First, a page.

Well, that depends on whether all cuts in public spending can be deemed to be ‘painful’. Cutting ID cards could be described as painful for the major IT firms that want to provide the scheme, and also painful for the government ministers who have staked their political reputations on the scheme. But I don’t think that this qualifies as ‘painful’ in the general sense, as most people won’t feel a thing. From this example it is not hard to imagine that there is other spending which could be cancelled with similarly minimal effects. And any pain caused by cancelling the budget of certain projects has to be weighed against the benefits to be had by spending money in other areas, whether it’s on Lib Dem policy initiatives or tax cuts.

It’s a matter of simple arithmetic. If you cut the basic rate of income tax by a penny, a low earner, who has a smaller taxable income, will receive a smaller tax cut than a high earner.

That is not “redistributive”. Or rather, if it is, it is redistributive away from the poor and towards the rich.

I’ve got a degree of sympathy with a lot of what you’ve said so far and I appreciate the fact that you’ve taken the time to explain your point of view, but this is just sloppy. The second paragraph just isn’t true, whatever way you read it. The first is true enough, and you didn’t need to add the second paragraph to make your point. You’ve gone on to claim that a tax cut is, in itself, “redistributive away from the poor and towards the rich” which can’t possibly true – the poor are not paying more than they did before, so they can’t be handing over more money “to the rich”. This is in contrast with Labour’s abolition of the 10p tax band where some poor people indeed did end up paying more whilst some richer people ended up paying less. I know I’m being pedantic, but we’ve got to be very careful about our language or this thread will turn into another round of confusion.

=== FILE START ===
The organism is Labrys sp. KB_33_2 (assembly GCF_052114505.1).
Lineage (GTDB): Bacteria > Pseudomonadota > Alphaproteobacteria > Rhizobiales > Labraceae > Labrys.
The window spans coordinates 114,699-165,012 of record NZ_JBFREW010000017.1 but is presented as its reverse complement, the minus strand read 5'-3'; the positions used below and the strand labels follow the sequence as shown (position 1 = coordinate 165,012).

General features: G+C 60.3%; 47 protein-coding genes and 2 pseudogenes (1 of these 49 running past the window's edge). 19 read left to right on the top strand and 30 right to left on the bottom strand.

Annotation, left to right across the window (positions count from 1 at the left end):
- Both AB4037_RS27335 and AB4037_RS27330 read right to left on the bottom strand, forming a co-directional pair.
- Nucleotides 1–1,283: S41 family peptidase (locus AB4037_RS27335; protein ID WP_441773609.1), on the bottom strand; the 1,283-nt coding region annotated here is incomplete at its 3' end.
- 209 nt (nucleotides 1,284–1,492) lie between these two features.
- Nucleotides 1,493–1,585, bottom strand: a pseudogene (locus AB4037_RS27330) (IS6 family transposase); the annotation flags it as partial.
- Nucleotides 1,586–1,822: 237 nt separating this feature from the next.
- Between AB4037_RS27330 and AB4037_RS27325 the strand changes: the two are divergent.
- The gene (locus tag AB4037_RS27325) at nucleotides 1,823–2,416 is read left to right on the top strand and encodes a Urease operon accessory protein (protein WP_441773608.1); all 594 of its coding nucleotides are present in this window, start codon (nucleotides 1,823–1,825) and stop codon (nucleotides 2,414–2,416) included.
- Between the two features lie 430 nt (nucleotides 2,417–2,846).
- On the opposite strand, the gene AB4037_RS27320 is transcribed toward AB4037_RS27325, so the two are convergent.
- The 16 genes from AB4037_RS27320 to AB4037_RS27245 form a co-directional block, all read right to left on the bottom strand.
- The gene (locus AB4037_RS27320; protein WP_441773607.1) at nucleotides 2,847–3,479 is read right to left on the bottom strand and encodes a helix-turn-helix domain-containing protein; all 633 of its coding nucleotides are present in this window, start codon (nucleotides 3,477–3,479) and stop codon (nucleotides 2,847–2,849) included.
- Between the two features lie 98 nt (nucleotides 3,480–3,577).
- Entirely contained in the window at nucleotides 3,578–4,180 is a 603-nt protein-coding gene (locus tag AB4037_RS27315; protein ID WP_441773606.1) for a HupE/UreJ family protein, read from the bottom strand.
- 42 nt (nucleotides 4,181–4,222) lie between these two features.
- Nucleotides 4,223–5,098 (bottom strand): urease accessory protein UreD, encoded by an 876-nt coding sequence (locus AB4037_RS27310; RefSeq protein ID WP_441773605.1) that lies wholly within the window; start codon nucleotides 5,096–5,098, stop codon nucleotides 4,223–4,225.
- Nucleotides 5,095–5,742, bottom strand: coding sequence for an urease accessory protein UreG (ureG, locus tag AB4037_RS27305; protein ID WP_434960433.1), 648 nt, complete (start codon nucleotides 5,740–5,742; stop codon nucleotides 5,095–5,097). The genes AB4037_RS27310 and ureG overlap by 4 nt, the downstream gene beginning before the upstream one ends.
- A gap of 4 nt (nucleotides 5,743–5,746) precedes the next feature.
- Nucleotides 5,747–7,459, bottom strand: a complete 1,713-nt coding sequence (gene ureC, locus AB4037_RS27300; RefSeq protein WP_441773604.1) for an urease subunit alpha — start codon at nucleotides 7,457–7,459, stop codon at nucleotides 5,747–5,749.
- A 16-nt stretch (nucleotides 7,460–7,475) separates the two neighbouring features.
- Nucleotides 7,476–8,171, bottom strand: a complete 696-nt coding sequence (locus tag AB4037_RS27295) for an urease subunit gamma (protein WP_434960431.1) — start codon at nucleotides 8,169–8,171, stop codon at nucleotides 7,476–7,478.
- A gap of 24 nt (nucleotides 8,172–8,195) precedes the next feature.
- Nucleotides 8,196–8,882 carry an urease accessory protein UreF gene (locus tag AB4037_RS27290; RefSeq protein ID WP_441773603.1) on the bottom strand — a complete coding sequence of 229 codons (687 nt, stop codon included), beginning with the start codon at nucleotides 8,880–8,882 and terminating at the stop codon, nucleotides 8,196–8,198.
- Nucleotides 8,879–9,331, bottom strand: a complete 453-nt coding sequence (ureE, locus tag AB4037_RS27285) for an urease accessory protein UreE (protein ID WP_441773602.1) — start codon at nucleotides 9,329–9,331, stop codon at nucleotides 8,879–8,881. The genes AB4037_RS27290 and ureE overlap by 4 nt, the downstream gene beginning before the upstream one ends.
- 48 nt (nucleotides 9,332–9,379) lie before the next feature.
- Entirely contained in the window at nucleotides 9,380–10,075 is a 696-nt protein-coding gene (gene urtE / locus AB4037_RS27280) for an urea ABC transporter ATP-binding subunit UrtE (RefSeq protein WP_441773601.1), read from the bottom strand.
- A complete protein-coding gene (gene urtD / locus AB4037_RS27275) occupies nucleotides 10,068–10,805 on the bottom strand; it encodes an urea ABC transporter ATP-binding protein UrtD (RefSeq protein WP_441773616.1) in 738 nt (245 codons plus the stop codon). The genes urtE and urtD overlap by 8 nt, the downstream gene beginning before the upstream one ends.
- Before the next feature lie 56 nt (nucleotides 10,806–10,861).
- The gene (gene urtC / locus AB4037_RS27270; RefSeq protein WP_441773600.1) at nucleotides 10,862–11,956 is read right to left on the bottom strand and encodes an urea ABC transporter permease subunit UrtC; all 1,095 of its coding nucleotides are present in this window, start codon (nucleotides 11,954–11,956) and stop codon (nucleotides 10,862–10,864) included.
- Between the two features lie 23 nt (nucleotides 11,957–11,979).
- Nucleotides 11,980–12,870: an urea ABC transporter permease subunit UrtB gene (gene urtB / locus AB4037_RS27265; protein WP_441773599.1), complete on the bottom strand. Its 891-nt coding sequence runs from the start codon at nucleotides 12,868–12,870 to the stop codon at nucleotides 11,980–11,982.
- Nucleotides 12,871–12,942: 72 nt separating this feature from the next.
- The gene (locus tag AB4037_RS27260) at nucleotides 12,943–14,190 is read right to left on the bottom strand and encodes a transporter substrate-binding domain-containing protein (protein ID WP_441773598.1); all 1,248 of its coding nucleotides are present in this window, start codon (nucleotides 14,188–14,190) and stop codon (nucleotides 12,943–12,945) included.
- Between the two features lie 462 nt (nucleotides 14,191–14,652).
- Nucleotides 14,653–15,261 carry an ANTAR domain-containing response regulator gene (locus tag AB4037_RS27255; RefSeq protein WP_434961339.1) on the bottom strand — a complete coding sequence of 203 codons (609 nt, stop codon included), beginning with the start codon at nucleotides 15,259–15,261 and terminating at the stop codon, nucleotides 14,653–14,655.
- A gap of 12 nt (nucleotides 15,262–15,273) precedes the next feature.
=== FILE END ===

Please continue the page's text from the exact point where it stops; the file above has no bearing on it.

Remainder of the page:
You might have a point in saying that the poor could, potentially, receive fewer or lower quality services whilst the middle class (by which I mean people on average incomes, not the media ‘middle class’ which means anyone who isn’t a Duke or a billionaire) benefit more from the tax cut. This depends entirely on what is being cut, and I can only refer back to my earlier examples which hopefully demonstrate that it is possible to have a benign cut in spending. It also depends on the nature of the tax cut provided and who benefits most from that.